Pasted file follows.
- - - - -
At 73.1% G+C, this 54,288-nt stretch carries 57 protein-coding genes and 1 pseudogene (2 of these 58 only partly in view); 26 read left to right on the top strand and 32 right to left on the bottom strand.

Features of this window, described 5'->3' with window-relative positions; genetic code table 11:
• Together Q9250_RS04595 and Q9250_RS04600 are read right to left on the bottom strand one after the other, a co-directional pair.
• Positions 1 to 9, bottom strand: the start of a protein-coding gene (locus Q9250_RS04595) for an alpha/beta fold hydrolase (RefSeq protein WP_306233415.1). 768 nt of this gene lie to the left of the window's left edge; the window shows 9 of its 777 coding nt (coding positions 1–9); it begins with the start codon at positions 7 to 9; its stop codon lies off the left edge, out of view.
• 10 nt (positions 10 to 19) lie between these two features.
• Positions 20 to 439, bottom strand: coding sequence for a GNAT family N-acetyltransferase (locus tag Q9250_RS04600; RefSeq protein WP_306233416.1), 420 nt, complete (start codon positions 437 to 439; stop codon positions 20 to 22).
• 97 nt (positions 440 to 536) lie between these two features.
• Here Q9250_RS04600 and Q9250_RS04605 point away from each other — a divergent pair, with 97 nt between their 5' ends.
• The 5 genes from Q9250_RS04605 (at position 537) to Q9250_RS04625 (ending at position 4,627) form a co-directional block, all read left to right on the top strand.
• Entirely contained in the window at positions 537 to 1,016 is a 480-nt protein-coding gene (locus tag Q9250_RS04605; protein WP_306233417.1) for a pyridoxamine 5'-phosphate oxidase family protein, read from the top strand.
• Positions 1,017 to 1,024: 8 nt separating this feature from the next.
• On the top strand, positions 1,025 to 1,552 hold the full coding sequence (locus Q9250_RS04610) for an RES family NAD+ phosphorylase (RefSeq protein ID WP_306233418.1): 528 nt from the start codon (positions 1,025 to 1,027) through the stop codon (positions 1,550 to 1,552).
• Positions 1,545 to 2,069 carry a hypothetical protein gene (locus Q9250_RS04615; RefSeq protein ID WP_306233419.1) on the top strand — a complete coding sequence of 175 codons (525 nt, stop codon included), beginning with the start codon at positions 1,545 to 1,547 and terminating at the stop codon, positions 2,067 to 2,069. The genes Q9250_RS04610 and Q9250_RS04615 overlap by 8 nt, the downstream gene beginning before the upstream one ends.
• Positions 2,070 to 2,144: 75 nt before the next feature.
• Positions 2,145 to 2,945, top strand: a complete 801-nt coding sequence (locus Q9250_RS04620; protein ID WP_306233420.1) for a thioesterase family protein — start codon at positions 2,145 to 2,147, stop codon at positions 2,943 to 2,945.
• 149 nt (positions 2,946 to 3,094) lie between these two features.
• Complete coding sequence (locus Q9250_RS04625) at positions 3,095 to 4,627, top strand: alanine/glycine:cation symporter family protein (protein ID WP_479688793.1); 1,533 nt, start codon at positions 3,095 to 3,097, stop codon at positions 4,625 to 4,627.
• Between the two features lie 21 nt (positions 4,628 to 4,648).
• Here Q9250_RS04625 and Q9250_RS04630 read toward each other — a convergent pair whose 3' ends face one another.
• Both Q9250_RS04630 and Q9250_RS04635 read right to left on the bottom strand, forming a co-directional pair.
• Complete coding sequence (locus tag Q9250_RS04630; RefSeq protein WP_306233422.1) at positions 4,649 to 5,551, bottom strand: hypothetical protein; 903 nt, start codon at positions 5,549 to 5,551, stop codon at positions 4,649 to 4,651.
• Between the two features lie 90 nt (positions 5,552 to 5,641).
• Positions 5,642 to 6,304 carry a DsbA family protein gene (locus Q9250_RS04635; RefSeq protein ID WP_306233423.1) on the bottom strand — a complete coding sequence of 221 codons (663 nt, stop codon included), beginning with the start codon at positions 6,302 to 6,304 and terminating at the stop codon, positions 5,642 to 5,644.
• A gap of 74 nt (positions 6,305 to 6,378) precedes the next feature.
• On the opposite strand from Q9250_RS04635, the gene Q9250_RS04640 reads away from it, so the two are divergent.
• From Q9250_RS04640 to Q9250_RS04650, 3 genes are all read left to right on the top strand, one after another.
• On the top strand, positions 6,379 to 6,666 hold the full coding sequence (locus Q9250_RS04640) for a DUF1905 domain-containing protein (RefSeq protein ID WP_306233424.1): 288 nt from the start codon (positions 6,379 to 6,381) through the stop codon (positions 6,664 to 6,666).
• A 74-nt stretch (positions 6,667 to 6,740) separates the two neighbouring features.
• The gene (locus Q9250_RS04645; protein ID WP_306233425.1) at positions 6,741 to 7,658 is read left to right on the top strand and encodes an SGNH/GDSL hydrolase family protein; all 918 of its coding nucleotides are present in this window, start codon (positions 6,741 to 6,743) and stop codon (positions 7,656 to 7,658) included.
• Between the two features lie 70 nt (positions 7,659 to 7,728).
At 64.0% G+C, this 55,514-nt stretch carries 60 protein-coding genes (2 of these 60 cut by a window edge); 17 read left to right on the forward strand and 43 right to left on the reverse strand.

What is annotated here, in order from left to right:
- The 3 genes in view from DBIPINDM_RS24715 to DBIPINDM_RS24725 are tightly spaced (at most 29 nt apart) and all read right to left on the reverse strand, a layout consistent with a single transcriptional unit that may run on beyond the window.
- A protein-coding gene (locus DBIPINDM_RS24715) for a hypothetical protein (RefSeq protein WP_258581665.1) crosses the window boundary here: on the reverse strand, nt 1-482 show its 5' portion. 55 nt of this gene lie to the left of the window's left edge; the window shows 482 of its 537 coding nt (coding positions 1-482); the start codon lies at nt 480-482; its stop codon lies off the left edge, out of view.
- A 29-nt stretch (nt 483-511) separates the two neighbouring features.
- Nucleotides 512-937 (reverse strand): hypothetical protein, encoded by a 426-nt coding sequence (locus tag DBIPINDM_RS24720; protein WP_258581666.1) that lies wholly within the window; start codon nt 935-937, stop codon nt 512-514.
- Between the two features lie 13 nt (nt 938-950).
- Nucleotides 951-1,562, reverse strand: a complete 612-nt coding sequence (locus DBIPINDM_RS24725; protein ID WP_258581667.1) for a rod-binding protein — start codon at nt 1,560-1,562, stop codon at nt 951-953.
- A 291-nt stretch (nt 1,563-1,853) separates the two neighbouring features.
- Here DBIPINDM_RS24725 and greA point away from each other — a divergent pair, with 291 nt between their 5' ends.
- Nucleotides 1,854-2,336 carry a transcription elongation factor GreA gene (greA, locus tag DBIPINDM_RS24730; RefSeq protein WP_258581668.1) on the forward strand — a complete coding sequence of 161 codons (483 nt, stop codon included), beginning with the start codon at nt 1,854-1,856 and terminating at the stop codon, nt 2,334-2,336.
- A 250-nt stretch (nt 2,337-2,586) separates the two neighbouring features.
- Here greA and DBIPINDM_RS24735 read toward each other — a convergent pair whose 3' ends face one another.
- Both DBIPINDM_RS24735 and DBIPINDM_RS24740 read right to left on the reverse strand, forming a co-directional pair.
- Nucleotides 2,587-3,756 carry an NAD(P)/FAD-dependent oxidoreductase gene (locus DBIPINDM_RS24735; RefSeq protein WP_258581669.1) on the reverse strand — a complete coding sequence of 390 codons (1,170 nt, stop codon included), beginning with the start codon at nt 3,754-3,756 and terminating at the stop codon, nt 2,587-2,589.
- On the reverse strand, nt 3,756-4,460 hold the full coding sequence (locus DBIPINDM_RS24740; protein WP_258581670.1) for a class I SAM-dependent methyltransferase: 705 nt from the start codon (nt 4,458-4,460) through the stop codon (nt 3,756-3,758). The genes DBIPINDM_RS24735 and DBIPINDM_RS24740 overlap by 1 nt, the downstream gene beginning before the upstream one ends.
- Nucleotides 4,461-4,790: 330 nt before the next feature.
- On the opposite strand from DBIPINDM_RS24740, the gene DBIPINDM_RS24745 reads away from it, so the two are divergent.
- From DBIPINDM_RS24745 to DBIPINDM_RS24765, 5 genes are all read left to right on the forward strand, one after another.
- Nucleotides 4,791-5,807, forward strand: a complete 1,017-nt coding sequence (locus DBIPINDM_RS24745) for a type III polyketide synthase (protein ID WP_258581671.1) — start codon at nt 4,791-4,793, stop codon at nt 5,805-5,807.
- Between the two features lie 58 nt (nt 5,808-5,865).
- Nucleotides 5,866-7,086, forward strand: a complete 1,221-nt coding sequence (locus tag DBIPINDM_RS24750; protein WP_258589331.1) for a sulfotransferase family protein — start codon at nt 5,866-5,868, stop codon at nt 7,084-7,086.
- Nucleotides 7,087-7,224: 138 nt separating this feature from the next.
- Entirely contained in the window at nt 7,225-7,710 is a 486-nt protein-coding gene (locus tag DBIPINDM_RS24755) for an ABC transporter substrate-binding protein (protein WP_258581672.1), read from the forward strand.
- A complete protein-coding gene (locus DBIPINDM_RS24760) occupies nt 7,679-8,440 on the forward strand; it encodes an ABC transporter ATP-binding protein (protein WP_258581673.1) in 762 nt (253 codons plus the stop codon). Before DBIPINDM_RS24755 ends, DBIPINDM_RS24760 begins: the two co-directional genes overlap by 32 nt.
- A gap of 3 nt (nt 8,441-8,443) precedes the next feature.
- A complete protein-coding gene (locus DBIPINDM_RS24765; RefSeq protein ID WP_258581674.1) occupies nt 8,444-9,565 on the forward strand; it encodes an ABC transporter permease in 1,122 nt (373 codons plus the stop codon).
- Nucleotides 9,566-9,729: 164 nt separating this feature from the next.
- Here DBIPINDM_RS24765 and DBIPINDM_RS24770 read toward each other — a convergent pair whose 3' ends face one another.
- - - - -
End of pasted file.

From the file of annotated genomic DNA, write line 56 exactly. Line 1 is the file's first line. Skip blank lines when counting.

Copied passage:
- A gap of 3 nt (nt 8,441-8,443) precedes the next feature.